Solve for \(x\).

- mathmath333

Solve for \(x\).

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- mathmath333

\(\large \color{black}{\begin{align} (x^2+3x+1)(x^2+3x-3)\geq 5\hspace{.33em}\\~\\
\end{align}}\)

- Loser66

.

- ganeshie8

One dumb method is to expand everything out and factor it again absorbing that 5 on right hand side

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## More answers

- ybarrap

And that gives
$$
(x-1) (x+1) (x+2) (x+4)-5
$$
Then find for what values of x is this greater or equal to 0

- ganeshie8

Pretty sure you mean
$$
(x-1) (x+1) (x+2) (x+4)\ge 0
$$
Then find for what values of x is this greater or equal to 0

- IrishBoy123

.

- mathmath333

how did u factor that
\(\large \color{black}{\begin{align} (x-1) (x+1) (x+2) (x+4)\ge 0\hspace{.33em}\\~\\
\end{align}}\)

- dan815

x(x+3) +1
x(x+3) -3|dw:1436812802011:dw|

- dan815

|dw:1436812913492:dw|

- dan815

u know the rate of increase of both parabolas so u see the first instance they pass pr0duct 5

- dan815

then from axis of symmetry at 1.5 u can see the other end too

- anonymous

@mathmath333 $$(x^2+3x+1)(x^2+3x-3)-5=(u+4)u-5=u^2+4u-5=(u+5)(u-1)$$for \(u=x^2+3x-3\)... and then we see that \((x^2+3x-3+5)(x^2+3x^2-3-1)=(x^2+3x+2)(x^2+3x-4)\) and both of these factor easily $$x^2+3x+2=(x+1)(x+2)\\x^2+3x-4=(x+4)(x-1)$$

- anonymous

so for \(f(x)=(x+1)(x+2)(x+4)(x-1)\ge 0\) we know that the solution is going to be every other interval between the roots, so either $$(-\infty,-4]\cup[-2,-1]\cup[1,\infty)\\\text{or}\\ [-4,-2]\cup[-1,1]$$

- anonymous

to determine which just test a point in one of the intervals: $$f(0)=(1)(2)(4)(-1)=-8<0$$so it follows the second intervals solve \(f(x)\le 0\) while the first solve \(f(x)\ge 0 \)

- mathmath333

i d k why i am not able to see latex.

- dan815

reload

- anonymous

##### 1 Attachment

- mathmath333

reloaded twice.

- anonymous

well, you don't need to test both intervals; you already know that since each root has multiplicity 1 the function is crossing between each so alternating between positive and negative; then you just test a point in any one of the intervals to distinguish which of these two solutions is for nonnegative \(f\) and which is for nonpositive \(f\)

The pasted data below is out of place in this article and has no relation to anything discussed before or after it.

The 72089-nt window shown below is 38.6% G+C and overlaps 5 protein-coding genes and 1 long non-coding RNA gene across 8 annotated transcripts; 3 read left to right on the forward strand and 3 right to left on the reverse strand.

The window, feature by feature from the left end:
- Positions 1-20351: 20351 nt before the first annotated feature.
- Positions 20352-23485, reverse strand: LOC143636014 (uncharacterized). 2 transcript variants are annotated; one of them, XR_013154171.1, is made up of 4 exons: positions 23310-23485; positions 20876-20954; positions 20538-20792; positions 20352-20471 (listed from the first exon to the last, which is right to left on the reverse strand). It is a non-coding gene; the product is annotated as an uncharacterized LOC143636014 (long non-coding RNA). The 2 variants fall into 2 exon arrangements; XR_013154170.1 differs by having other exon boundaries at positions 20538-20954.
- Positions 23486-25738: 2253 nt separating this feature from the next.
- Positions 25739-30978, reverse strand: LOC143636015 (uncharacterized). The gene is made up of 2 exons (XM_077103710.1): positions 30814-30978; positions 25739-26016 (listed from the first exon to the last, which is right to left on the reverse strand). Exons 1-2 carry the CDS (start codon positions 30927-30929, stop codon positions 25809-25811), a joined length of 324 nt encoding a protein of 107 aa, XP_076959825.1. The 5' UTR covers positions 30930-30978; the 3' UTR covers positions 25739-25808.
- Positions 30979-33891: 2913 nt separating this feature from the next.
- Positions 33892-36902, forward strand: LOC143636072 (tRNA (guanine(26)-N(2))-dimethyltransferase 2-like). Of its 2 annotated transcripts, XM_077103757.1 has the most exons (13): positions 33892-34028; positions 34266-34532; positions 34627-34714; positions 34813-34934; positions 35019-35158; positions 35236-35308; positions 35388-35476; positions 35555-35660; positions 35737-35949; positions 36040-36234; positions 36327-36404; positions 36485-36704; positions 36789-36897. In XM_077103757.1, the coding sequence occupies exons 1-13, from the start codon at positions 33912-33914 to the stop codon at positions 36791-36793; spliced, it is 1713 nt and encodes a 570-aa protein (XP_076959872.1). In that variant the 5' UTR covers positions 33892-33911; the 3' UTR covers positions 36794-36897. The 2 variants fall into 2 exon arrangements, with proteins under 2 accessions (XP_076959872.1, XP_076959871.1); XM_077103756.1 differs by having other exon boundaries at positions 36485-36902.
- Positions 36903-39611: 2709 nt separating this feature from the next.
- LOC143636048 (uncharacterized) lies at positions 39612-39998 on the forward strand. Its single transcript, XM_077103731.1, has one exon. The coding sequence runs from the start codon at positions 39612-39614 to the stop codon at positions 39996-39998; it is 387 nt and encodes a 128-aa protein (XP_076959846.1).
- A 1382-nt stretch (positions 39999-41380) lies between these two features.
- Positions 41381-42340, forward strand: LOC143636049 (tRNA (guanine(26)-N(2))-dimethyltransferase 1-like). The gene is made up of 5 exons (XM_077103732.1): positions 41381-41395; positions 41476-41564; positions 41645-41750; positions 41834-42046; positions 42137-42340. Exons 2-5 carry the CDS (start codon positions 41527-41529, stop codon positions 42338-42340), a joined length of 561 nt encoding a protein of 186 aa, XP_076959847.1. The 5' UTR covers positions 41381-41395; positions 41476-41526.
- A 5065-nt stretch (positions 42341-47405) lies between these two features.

- Loser66

@oldrin.bataku Since I use table to determine it. It is like |dw:1436813611624:dw|

- Loser66

|dw:1436813832253:dw|

- anonymous

no I understand, I'm just saying that's more work than necessary, since you only need to check the sign of one of the intervals (not all of them) since we already determined the solution must either be \((-\infty,-4]\cup[-2,-1]\cup[1,\infty)\) or \([-4,-2]\cup[-1,1]\)

- anonymous

checking the sign on say \([-2,-1]\) is enough to tell you the sign on \((-\infty,-4]\cup[-2,-1]\cup[1,\infty)\) since the function is alternating in sign between intervals so it must have the same sign for all of these, and the opposite sign for \([-4,-2]\cup[-1,1]\)

- Loser66

Got you!!:)

- Loser66

@oldrin.bataku Is there any other way to solve it?

- ybarrap

The best way is the @oldrin.bataku approach, if you can see it.
Otherwise, (the hard way) is to us the Rational Root Theorem, which gives you the possible roots. After multiplying everything out we get:
$$
(x^2+3x+1)(x^2+3x-3)-5=x^4+6 x^3+7 x^2-6 x-8
$$
The possible roots are then, \(\pm1,\pm2,\pm4,\pm8\).
Then using synthetic division, test each.
https://en.wikipedia.org/wiki/Rational_root_theorem
https://en.wikipedia.org/wiki/Synthetic_division
I knew a most there was 1 positive root, using Descartes' rule of signs, that also helped -
https://en.wikipedia.org/wiki/Descartes%27_rule_of_signs
I got lucky trying x=1,-1 first then everything else was easier because then I was just left with an easy quadratic to factor.

- freckles

like the only other way I found is just a similar substitution but everything else is the same
choose u=x^2+3x makes things factorable over the integers
\[u=x^2+3x \\ (u+1)(u-3)-5 \ge 0 \\ (u^2-2u-3)-5 \ge 0 \\ u^2-2u-8 \ge 0 \\ (u-4)(u+2) \ge 0 \\ (x^2+3x-4)(x^2+3x+2) \ge 0 \\ (x-1)(x+4)(x+1)(x+2) \ge 0\]

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